Skyline Design’s Solution:
Architect of Record Hollis + Miller, who had hosted a presentation by a Skyline Design sales representative, had originally suggested glass as an alternative to resin. Maintenance was a key factor because “you don’t see fingerprints on resin,” said Rienth. “And that was important to us because the ribbon railing was so close to the kids’ area.” To alleviate this concern, Skyline Design proposed a velour finish on the “touchable,” or inside, surface of the glass, which would absorb fingerprints and prove as forgiving a material as the resin. “Maintenance, longevity, kids not jamming fingers into anything—we had a lot of concerns. But glass turned out to be safe and beautiful,” said Morin. And because Skyline Design worked with Rienth and Morin to value-engineer the project, glass also proved to be less expensive than resin. Once glass had been selected as the material, Skyline Design and the architects began a careful sampling process for the design and lighting schemes and further finishes. Skyline Design prepared samples of printed glass, etched glass, regular polish, and a matte version. The architects chose from the company’s vast pattern library for the base pattern of Make Letters, which was then customized for gradient and density. “The letters of the glass pattern really resonated in the space with Johnson’s artwork,” said Rienth. “One of the library’s missions is to support lifelong learning, and we thought the Make Letters pattern really embodied that.” Multiple rounds of customization—for the font, the fading, and the density of the letter spacing—ensured that the finished project pleased the clients and architects. On each of the 48” x 78” panels, letters appear to be tumbling from above, growing from a light shower at the top of each panel to a dense symphony at the bottom. Mimicking the creation of a book, where letters accumulate and find order, the pattern was a beautiful match for the mission of the building. Sample panels were tested on-site in a mock-up of both the interior and exterior applications before the full production run. Ultimately 63 panels were produced after multiple rounds of customization, ensuring that the architects and clients received exactly what they wanted.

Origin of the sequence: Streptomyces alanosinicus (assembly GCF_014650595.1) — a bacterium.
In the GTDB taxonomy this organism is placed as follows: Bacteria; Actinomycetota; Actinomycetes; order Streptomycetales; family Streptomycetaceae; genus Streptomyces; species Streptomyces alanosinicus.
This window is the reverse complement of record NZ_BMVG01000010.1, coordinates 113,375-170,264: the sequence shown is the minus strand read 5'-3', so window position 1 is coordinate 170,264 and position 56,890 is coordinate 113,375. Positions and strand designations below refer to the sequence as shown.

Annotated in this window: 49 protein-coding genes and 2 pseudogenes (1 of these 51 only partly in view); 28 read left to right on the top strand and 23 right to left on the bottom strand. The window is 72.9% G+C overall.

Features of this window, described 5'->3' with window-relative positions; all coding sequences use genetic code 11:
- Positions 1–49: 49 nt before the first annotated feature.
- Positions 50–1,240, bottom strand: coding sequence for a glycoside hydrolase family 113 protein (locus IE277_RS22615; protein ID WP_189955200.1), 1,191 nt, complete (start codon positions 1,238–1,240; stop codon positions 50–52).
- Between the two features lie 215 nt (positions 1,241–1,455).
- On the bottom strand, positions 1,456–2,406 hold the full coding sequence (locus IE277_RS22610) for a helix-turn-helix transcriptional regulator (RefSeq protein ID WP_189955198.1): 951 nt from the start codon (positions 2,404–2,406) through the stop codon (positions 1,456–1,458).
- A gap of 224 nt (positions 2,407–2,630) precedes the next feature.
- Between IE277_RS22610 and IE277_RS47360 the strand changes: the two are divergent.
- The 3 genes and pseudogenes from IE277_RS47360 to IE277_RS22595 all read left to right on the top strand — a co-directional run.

The Lenexa City Center Library, at 40,000 square feet, was completed ahead of schedule, with the glass ribbon railing beautifully meeting the functional and decorative needs of the project. “Our firm customizes everything,” Rienth said, “so Skyline Design’s willingness to work with us through multiple rounds of samples really resonated. Whether it was a printed mock-up vinyl or a physical glass sample, they were quick to get us what we needed. The process was smooth, and we’re really pleased with how it went.” And so are library patrons, judging from online reviews of the building. “They spared no effort or expense for this beautiful new facility!” wrote one satisfied customer. “Best children’s library!” wrote another. “There’s so many play areas, it really makes it fun to go to the library and then helps kids get familiar with going and loving books.” The library—with glass as a central design element—is an open, welcoming, and civic space, well placed to help Lenexa and the Johnson County Library System sustain the vitality of its community through the coming decades.